Thank you. Everyone seems to be settling in nicely, although we've pretty much resigned ourselves to never seeing the kuhlI loaches again. Probably won't see much of the RTBS either, he lives up inside the castle turret. Everyone else is doing fine. The tigers' colors have really brightened up quite a lot, the cories are happily swimming all over the places.
I don't plan to breed them but if they wanna, they're welcome to. I have a pair at work in my betta tank there, too, who are constantly doing the nasty.
Yup, semi-aggressive tank. Not a pain to clean the plants at all. There are two pitbull plecos and a baby albino bristlenose that do a great job. I might throw some otos in, too, depending on how bad the brown diatom problem gets (almost inevitable in new tanks) and whether the others can keep it under control until it goes away.
Boxermom, what is that golden/rosy colored fish on the second picture from the bottom? Is that a golden or a rosy barb? It is so pretty. I've seen fish like this once at my LFS but unfortunately didn't look at its name. But it was exactly the same as that on your picture. I love it.
The one with the white stripes? Those are albino tiger barbs. Not true albinos but that's what they are called. If you mean the smaller one in the back with the black dot near the tail, that would be a rosy barb. The males are very orange/red, the females are much more pale orange. Both types of barbs are semi-aggressive, very active and need to be in schools of an absolute minimum of six. More is better, as it helps to diffuse the aggression.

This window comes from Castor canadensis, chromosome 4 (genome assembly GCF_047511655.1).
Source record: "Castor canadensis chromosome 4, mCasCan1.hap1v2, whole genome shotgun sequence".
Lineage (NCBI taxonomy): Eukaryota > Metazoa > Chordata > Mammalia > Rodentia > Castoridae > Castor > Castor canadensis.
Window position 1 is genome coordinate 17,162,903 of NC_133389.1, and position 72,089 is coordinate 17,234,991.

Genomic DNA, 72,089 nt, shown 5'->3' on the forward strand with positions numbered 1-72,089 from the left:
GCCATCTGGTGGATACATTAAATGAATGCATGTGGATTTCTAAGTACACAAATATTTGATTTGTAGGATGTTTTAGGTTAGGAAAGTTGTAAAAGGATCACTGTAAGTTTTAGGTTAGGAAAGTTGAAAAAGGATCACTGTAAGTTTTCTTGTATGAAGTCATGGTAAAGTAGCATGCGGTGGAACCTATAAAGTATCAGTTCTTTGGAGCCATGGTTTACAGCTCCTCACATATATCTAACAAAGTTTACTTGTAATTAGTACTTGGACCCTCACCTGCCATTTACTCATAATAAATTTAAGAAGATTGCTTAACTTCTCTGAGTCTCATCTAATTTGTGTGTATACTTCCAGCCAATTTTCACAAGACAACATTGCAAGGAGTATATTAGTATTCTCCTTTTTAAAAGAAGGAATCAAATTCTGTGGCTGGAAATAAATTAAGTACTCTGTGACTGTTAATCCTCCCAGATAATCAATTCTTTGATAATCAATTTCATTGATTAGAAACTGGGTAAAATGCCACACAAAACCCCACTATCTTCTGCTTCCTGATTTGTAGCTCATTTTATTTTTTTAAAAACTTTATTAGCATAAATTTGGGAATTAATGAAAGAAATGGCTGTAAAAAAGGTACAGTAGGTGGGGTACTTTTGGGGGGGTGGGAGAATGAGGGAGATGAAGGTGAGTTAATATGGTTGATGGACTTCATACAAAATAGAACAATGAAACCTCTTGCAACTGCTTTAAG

Yes, I was talking about the barb with the dot. Are golden barbs aggressive too? I was thinking of getting a few rosy or golden barbs for my 75G tank. But since it will have angelfish and you say the rosy barb is aggressive, maybe it's not a good idea? I also don't know if I'd want as many as 6 of them.
All barbs with the sole exception of cherry barbs are semi-aggressive. Cherry barbs would probably do much better for your angels. They stay smaller than the others, about an inch and a half long, are a lovely red color (males and females although the males are darker red) and are very peaceful. Hmmm... I just wonder if your angels would eat them though.
I've been fighting with the idea of getting a good size school of angels for my other 55 when I get it set up. Not sure yet what I'm going to do, but leaning heavily towards angels. Depends on if I can find a puffer that I haven't got yet and can afford.
I've seen cherry barbs at my LFS many times. They're lovely too. And yes, much smaller and very peaceful. Females are a beautiful orange-brownish color, and the males are so red - a real cherry color (hence the name I suppose).
More or less, how many angels would you like in your 55G tank? As for my angels, they've lived with neon tetras since they were young and small in size. They basically grew up with them. I never saw my angels bother my neons, only occasionally chase one during spawning times. Other than that the angels seem not to mind the neons at all. The neons will often swim up to the surface during feeding times and angels will eat with them peacefully.
But I think if angels were raised only with other angels, or fish similarly sized to angels, and then put into a tank with small fish like neons, they'd probably try to eat the smaller fish.
Just so you know, angelfish are rather "big crappers". I'd have to say that in my 30 gallon tank with only 2 angels and (originally) 12 neons, most of the waste was produced by the angels. You'll have a lot of water changes to perform with 6 angels if you want to keep your nitrate at 0 or even at 10. Or, you'll have to feed the 6 angels very sparsely.